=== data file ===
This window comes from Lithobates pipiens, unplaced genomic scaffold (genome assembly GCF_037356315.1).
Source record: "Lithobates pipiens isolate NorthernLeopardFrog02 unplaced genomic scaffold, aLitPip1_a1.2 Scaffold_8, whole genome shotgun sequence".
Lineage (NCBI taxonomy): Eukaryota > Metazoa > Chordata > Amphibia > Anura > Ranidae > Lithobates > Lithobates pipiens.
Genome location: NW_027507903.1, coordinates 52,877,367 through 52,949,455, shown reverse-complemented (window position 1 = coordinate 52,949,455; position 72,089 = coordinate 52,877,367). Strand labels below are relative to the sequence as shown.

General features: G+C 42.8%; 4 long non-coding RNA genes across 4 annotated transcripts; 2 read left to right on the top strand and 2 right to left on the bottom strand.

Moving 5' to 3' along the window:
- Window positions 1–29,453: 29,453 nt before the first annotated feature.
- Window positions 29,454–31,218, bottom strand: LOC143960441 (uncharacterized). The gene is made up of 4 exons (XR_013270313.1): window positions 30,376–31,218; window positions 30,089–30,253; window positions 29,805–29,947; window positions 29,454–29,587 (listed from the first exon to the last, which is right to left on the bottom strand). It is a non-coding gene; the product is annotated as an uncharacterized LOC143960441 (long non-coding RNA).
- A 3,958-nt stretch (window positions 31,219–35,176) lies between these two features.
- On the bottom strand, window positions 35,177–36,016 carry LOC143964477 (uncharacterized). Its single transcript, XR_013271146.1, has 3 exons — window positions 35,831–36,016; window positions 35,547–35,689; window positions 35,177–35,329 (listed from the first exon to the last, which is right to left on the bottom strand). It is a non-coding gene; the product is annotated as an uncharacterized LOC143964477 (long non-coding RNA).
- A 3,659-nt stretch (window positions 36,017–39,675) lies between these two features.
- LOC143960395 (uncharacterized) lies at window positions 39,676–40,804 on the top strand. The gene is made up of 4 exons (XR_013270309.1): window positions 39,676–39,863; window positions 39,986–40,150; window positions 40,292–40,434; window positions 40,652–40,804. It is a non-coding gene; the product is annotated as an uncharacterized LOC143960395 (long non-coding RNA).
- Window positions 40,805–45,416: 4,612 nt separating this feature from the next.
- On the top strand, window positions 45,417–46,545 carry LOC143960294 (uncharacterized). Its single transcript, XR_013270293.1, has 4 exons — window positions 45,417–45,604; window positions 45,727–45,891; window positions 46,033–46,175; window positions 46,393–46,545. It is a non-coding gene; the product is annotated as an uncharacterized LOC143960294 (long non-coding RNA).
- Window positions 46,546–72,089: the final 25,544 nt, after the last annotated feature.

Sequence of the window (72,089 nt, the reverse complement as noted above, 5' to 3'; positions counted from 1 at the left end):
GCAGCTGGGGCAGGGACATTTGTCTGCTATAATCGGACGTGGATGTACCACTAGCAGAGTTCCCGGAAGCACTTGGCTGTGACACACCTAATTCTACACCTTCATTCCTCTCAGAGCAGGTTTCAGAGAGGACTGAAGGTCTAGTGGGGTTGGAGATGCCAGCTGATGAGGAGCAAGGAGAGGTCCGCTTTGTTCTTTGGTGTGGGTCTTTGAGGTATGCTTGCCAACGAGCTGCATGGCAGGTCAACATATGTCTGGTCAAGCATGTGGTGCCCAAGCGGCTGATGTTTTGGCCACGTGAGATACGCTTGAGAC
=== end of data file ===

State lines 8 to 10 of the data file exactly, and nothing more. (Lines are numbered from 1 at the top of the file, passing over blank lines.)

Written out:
- Window positions 29,454–31,218, bottom strand: LOC143960441 (uncharacterized). The gene is made up of 4 exons (XR_013270313.1): window positions 30,376–31,218; window positions 30,089–30,253; window positions 29,805–29,947; window positions 29,454–29,587 (listed from the first exon to the last, which is right to left on the bottom strand). It is a non-coding gene; the product is annotated as an uncharacterized LOC143960441 (long non-coding RNA).
- A 3,958-nt stretch (window positions 31,219–35,176) lies between these two features.
- On the bottom strand, window positions 35,177–36,016 carry LOC143964477 (uncharacterized). Its single transcript, XR_013271146.1, has 3 exons — window positions 35,831–36,016; window positions 35,547–35,689; window positions 35,177–35,329 (listed from the first exon to the last, which is right to left on the bottom strand). It is a non-coding gene; the product is annotated as an uncharacterized LOC143964477 (long non-coding RNA).